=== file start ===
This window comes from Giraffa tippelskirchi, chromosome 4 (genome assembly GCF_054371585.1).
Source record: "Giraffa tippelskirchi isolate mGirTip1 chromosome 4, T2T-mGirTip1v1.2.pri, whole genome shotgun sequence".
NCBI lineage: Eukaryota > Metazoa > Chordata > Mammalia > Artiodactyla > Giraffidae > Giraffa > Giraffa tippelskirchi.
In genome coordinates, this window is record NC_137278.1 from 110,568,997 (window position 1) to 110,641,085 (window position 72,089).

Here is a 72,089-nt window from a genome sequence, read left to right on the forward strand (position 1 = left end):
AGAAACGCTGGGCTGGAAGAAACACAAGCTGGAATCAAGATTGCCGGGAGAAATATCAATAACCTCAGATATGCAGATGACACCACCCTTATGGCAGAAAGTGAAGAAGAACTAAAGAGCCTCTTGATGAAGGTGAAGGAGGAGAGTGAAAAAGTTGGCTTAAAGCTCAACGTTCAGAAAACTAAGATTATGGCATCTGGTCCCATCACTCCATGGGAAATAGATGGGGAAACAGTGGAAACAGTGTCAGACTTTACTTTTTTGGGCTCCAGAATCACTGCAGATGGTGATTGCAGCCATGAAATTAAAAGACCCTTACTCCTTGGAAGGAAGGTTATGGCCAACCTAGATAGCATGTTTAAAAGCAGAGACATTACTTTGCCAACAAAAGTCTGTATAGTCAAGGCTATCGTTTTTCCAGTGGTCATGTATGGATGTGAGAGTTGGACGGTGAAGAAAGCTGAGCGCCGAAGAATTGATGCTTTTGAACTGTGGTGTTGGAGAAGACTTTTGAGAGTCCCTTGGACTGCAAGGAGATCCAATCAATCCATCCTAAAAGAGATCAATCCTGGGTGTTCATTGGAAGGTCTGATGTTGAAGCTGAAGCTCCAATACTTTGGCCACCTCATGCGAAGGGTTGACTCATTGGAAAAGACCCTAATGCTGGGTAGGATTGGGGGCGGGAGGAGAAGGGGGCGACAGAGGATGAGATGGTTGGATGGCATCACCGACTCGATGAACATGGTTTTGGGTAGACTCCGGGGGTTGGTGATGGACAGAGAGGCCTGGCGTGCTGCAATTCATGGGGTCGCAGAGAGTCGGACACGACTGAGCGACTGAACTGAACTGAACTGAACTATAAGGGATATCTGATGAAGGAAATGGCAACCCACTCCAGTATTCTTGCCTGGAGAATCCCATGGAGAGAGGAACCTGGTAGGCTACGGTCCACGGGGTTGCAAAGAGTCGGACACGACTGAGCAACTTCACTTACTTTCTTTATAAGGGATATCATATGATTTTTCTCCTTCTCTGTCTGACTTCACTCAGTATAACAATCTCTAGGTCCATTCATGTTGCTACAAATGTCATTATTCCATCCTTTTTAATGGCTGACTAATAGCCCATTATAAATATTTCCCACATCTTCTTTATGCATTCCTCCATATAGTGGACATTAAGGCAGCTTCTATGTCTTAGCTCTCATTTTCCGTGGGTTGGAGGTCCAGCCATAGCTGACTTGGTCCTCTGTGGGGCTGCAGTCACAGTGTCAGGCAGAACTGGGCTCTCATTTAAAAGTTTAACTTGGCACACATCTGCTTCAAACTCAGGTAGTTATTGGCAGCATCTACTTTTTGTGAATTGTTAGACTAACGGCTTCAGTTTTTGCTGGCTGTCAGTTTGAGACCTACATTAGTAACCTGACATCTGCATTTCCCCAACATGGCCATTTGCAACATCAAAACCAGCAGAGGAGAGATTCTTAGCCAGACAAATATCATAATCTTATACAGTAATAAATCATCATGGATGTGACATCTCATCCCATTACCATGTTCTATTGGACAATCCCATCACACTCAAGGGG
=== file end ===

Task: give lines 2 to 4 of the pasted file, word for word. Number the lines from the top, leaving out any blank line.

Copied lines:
Source record: "Giraffa tippelskirchi isolate mGirTip1 chromosome 4, T2T-mGirTip1v1.2.pri, whole genome shotgun sequence".
NCBI lineage: Eukaryota > Metazoa > Chordata > Mammalia > Artiodactyla > Giraffidae > Giraffa > Giraffa tippelskirchi.
In genome coordinates, this window is record NC_137278.1 from 110,568,997 (window position 1) to 110,641,085 (window position 72,089).